Metabolomics activity screening of T cell–induced colitis reveals anti-inflammatory metabolites

J. Rafael Montenegro-Burke, Bernard P. Kok, Carlos Guijas, Xavier Domingo-Almenara, Clara Moon, Andrea Galmozzi, Seiya Kitamura, Lars Eckmann, Enrique Saez, Gary E. Siuzdak, Dennis W. Wolan

Research output: Contribution to journalArticlepeer-review

16 Scopus citations


Untargeted metabolomics of disease-associated intestinal microbiota can detect quantitative changes in metabolite profiles and complement other methodologies to reveal the full effect of intestinal dysbiosis. Here, we used the T cell transfer mouse model of colitis to identify small-molecule metabolites with altered abundance due to intestinal inflammation. We applied untargeted metabolomics to detect metabolite signatures in cecal, colonic, and fecal samples from healthy and colitic mice and to uncover differences that would aid in the identification of colitis-associated metabolic processes. We provided an unbiased spatial survey of the GI tract for small molecules, and we identified the likely source of metabolites and biotransformations. Several prioritized metabolites that we detected as being altered in colitis were evaluated for their ability to induce inflammatory signaling in cultured macrophages, such as NF-КB signaling and the expression of cytokines and chemokines upon LPS stimulation. Multiple previously uncharacterized anti-inflammatory and inflammation-augmenting metabolites were thus identified, with phytosphingosine showing the most effective anti-inflammatory activity in vitro. We further demonstrated that oral administration of phytosphingosine decreased inflammation in a mouse model of colitis induced by the compound TNBS. The collection of distinct metabolites we identified and characterized, many of which have not been previously associated with colitis, may offer new biological insight into IBD-associated inflammation and disease pathogenesis.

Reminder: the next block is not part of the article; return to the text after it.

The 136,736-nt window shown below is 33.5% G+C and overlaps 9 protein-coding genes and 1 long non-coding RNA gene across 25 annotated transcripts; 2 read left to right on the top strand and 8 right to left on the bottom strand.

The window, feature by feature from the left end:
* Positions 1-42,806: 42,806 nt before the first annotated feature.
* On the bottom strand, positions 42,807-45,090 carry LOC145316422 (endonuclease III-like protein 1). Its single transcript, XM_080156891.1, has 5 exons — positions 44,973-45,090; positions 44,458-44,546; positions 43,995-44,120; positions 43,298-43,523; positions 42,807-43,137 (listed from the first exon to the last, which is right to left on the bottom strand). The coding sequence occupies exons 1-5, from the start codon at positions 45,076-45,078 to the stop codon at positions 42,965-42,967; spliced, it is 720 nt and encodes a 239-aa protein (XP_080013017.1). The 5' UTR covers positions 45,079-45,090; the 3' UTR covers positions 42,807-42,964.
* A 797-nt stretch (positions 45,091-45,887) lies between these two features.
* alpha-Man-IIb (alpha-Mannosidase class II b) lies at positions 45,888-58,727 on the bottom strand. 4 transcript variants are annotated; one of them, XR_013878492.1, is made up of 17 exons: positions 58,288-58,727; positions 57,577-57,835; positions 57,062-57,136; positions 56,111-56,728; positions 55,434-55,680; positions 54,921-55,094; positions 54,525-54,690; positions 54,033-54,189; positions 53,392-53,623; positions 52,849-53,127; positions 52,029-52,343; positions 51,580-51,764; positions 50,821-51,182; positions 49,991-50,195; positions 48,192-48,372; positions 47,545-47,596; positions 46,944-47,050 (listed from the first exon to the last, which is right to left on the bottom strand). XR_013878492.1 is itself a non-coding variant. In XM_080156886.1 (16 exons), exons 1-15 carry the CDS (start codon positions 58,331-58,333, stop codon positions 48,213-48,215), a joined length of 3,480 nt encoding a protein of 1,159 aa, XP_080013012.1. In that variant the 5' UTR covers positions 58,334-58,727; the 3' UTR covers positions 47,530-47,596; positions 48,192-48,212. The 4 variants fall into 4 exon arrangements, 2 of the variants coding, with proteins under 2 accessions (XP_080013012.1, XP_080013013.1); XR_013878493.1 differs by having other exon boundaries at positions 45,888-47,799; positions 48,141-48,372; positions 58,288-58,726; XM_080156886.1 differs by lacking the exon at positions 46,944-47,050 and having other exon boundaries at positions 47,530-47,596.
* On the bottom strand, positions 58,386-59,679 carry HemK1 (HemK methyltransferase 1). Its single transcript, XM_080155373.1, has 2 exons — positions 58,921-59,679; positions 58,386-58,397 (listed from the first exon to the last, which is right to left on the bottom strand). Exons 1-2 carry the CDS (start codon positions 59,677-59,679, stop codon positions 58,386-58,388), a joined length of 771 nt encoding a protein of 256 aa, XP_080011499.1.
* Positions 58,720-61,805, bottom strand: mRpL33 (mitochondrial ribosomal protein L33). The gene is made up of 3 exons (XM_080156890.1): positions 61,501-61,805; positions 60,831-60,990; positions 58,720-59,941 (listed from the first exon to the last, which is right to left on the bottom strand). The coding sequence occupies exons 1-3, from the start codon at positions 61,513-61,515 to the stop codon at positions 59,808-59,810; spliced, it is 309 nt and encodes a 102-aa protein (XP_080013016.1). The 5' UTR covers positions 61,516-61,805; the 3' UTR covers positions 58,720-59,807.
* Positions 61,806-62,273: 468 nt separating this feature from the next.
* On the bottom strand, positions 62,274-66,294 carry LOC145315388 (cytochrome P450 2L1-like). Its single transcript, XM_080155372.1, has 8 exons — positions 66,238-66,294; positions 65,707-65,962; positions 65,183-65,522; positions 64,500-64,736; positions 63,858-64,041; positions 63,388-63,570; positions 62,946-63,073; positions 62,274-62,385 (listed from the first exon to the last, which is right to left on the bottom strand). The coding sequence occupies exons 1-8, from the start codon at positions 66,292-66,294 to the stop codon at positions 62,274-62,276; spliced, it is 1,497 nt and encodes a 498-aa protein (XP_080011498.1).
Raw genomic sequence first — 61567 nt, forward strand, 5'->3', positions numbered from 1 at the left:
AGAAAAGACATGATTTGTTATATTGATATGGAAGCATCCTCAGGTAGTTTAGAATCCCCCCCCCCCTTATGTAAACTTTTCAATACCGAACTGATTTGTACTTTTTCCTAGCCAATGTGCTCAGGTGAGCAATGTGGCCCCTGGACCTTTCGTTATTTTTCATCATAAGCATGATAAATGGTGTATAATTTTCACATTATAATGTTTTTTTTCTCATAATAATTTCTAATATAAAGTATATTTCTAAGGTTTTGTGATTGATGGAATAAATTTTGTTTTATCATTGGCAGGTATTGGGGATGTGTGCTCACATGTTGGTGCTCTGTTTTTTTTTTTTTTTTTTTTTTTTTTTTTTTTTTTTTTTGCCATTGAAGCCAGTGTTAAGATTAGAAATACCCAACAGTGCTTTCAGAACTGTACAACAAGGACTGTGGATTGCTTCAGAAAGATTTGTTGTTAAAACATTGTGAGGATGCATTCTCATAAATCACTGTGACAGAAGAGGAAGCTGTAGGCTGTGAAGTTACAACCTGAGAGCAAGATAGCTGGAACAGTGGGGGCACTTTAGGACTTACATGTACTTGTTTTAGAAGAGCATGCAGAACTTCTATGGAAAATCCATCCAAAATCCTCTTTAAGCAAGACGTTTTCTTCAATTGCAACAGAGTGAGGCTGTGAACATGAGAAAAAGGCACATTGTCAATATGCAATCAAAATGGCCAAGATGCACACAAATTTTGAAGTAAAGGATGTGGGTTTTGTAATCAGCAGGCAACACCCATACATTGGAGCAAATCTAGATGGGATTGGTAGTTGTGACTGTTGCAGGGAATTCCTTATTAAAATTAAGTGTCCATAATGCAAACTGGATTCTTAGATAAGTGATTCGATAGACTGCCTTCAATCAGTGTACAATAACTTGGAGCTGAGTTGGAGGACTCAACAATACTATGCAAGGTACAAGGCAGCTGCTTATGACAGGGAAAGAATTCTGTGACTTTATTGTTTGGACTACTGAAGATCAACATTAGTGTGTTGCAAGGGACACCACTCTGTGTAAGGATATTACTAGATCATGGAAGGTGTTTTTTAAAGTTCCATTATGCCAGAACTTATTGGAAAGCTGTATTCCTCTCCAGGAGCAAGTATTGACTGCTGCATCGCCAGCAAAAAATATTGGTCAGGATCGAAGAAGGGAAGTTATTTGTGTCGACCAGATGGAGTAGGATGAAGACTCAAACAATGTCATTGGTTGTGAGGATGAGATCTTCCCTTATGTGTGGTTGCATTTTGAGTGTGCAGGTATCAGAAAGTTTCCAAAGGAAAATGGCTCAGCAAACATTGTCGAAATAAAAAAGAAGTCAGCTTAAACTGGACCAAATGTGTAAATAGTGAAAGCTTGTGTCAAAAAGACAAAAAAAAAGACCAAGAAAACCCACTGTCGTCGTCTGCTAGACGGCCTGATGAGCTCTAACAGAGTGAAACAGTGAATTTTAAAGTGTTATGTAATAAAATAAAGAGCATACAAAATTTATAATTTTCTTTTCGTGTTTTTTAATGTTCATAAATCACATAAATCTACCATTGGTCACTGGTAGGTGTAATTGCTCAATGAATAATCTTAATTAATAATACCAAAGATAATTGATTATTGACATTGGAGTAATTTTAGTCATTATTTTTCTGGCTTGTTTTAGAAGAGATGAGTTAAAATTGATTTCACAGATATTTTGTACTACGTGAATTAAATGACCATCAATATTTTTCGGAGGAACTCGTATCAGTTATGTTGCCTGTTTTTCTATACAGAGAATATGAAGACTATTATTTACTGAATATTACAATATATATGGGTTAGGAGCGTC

Original languageEnglish (US)
Article numbereabf6584
JournalScience Signaling
Issue number702
StatePublished - Sep 28 2021
Externally publishedYes

ASJC Scopus subject areas

  • Biochemistry
  • Molecular Biology
  • Cell Biology


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